If last year's big financial story was the return of the M&A market, then this year's big story is the rise of hedge funds.
Hedge-fund investments reached nearly $1 trillion in 2004, according to the Hennessee Group, a hedge-fund investment adviser. With annual growth rates in the 30 percent range, hedge funds are becoming a driving force in U.S. and international capital markets. In some cases, arbitrage activity can make or break a deal, and as issuers and investors seek to understand the effects of the growing power of hedge funds, the capital markets themselves are changing.
Unfortunately, as the deal progressed, AXA learned this structure also provided an arbitrage opportunity for hedge funds. "The M&A deal got caught up in the vortex of arbs trading in financial instruments, and the MONY stock no longer traded in a rational way," says Michael Blair, a partner with Debevoise & Plimpton, which represented AXA in the transaction. "MONY stock was consistently trading over the deal price, even though our deal had been out there for months and it was crystal clear there would be no topping bid. One would have expected it to trade at a slight discount to the bid price."
MONY's price went up because hedge-fund investors around the world were buying up the company's shares, as part of a hedge against AXA's convertible bond.
One example is Calpine Corp., a California-based developer of independent power plants. Calpine's credit ratings and financial position have suffered greatly over the past few years, largely because of a crisis in the merchant power business. The same crisis drove other companies into insolvency--companies such as Dynegy, Mirant and NRG. "Almost every worst-case scenario that these companies and their lenders considered possible, but remote, has become [the] base-case scenario," said Standard & Poor's in a 2004 report.
Even so, the transaction held a couple of surprises for Calpine; for example, the company's stock dropped more than the company expected--12.4 percent--when Deutsche Bank sold the 89 million borrowed shares. However, Calpine's share price rebounded within days of the transaction. The company redeemed the outstanding High Tides I and II securities and other debentures in October 2004, positioning the company to conduct several other project financing transactions in the months that followed.
"The hedge was better for shareholders in the long term," Kelly says. "If we had it to do over, we'd sell the securities over three days to give us time to explain to the market what the structure meant. But it worked out the way it should, and we couldn't have done it without the borrow facility."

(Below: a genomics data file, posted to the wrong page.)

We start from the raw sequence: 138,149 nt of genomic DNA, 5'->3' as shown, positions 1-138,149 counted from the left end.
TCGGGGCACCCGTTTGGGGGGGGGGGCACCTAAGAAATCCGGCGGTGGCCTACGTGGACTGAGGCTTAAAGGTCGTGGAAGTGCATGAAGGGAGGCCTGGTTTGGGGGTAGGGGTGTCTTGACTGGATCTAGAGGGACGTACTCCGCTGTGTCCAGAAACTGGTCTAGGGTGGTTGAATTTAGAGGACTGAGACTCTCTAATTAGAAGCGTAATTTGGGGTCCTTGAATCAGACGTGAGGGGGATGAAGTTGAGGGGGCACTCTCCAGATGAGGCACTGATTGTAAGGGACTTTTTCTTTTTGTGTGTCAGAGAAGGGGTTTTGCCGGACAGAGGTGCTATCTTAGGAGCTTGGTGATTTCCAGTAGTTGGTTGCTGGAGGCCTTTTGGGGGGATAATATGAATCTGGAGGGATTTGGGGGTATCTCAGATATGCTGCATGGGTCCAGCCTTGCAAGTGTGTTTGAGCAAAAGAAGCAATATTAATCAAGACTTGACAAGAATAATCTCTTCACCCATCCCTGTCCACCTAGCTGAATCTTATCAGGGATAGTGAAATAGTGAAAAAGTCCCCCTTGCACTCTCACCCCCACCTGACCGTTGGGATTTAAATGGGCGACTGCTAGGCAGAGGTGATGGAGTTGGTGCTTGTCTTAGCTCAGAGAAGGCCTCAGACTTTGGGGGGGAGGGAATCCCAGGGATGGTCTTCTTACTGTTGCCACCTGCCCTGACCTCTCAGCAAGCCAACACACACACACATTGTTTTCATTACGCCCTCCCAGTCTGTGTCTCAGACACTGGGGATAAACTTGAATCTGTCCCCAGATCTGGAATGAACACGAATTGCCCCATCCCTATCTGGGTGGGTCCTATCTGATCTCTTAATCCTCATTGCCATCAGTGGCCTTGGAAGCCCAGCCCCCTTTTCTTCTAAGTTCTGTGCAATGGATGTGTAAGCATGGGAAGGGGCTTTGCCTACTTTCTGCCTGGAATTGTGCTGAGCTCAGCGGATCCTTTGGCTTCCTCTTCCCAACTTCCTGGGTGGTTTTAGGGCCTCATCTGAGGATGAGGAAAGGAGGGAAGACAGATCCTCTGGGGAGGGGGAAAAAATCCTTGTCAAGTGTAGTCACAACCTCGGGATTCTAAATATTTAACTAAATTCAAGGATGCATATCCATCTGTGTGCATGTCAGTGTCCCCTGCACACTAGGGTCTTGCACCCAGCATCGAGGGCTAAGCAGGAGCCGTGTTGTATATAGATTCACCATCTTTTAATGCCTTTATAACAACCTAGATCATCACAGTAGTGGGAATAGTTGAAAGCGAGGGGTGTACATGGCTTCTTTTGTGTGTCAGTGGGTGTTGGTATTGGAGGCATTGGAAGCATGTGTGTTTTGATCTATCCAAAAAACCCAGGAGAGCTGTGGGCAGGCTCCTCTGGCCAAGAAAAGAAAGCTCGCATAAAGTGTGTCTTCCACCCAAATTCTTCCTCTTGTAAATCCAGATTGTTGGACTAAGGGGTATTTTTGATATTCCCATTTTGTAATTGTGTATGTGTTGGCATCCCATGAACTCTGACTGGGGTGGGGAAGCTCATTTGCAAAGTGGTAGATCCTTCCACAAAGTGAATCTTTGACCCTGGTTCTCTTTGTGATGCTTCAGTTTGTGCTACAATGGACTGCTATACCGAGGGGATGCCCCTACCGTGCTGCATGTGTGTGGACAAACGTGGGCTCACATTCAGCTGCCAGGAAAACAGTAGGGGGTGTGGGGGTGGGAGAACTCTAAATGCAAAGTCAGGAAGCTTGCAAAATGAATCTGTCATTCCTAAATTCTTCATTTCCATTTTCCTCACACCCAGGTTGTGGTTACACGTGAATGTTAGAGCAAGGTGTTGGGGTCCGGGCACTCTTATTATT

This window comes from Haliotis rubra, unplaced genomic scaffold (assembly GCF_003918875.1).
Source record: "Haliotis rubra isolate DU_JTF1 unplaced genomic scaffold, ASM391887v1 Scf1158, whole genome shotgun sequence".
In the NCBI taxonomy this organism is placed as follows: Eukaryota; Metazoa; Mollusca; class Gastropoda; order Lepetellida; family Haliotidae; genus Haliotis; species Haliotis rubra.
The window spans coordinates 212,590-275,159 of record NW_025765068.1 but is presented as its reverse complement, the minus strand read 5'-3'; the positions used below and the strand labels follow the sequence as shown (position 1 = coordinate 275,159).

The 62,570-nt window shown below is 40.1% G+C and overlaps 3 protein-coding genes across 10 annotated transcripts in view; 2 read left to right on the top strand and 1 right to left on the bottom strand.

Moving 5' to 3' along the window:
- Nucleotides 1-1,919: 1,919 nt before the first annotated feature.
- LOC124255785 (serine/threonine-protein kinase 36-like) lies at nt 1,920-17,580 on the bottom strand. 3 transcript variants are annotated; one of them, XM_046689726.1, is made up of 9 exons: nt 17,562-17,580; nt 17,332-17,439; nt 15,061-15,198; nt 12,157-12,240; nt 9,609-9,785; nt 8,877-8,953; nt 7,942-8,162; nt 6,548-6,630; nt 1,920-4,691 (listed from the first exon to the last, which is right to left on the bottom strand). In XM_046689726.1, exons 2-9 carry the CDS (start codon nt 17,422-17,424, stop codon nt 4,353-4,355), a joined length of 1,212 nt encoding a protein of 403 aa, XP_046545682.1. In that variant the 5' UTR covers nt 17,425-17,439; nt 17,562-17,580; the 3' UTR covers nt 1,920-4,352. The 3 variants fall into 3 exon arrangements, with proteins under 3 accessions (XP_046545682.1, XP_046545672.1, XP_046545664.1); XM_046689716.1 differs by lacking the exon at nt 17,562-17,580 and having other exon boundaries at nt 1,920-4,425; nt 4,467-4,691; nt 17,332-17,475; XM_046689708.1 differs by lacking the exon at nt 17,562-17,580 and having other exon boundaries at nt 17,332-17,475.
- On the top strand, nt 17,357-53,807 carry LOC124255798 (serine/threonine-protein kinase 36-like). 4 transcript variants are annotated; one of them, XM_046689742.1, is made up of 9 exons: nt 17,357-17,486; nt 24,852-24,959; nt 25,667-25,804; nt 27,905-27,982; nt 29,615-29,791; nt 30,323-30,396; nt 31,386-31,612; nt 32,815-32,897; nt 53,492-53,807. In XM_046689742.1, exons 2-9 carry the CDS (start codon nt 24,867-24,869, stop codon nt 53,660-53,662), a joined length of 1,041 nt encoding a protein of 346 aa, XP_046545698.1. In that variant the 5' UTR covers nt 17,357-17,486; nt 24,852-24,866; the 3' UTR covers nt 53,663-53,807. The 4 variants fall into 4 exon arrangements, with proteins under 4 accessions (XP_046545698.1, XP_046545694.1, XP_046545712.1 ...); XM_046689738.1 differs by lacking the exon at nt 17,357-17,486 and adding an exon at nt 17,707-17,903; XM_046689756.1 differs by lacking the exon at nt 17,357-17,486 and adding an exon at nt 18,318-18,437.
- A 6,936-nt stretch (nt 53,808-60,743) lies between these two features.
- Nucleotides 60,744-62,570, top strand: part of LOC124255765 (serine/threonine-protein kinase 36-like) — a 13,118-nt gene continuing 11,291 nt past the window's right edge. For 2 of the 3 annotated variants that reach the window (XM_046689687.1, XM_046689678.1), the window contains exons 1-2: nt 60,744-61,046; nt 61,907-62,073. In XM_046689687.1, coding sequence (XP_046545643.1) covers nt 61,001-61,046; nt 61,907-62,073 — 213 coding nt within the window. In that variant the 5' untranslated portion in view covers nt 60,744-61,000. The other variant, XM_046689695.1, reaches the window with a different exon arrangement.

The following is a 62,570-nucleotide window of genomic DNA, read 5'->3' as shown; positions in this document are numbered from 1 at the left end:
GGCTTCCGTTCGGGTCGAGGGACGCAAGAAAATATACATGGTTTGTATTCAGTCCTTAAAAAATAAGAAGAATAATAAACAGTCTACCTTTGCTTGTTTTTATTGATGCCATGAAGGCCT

While few companies have suffered as greatly as LION has in the U.S. public markets, many are feeling similar pains. "I see this playing out at other companies," Snyder says. "Even mid-cap companies are taking a serious look at whether the benefits of being publicly traded are worth the expense and management time and energy. It takes a lot of resources, and I predict we'll see more companies--not just micro-caps--deciding that the burdens outweigh the benefits."
That's the decision LION reached, and subsequently the company delisted its ADRs from trading on the NASDAQ in December 2004. Although the securities are no longer traded in the United States, they can be sold or exchanged for LION shares in Germany. However, LION remains subject to SEC regulation because it still has more than 300 shareholders in the United States. So now the company is working to implement its deregistration plan, which focuses on reducing the number of share owners to 300--not an easy task.
Canadian law allows this kind of deck stacking, but in the post-Enron, post-Parmalat era, investors in many markets around the world are holding companies to higher standards. Molson's approach elicited criticism in the financial press and galvanized dissident investors' opposition to the deal. Before long, Molson was forced to back down.
In October 2004, the company modified its proposal, scrapping the plan to allow option holders to vote on the merger with Class A shareowners, and amending change-of-control provisions for two executives--provisions some investors criticized as being exorbitant and unnecessary. And in November 2004 the suitors upped the ante with a special dividend for Molson shareholders, totaling about $316 million. Notably, Pentland Securities, the holding company for Eric and Stephen Molson's shares, agreed to forego participating in the dividend.
Such factors, viewed against the backdrop of higher governance standards and empowered shareholders, complicate the environment for M&A and other transactions.
"A new level of sophistication and foresight is required," says Jeff Rosen, a partner at Debevoise & Plimpton. "The lesson of all this smart money is that banks and issuers need to think harder about creating something that will circle back and affect the deal."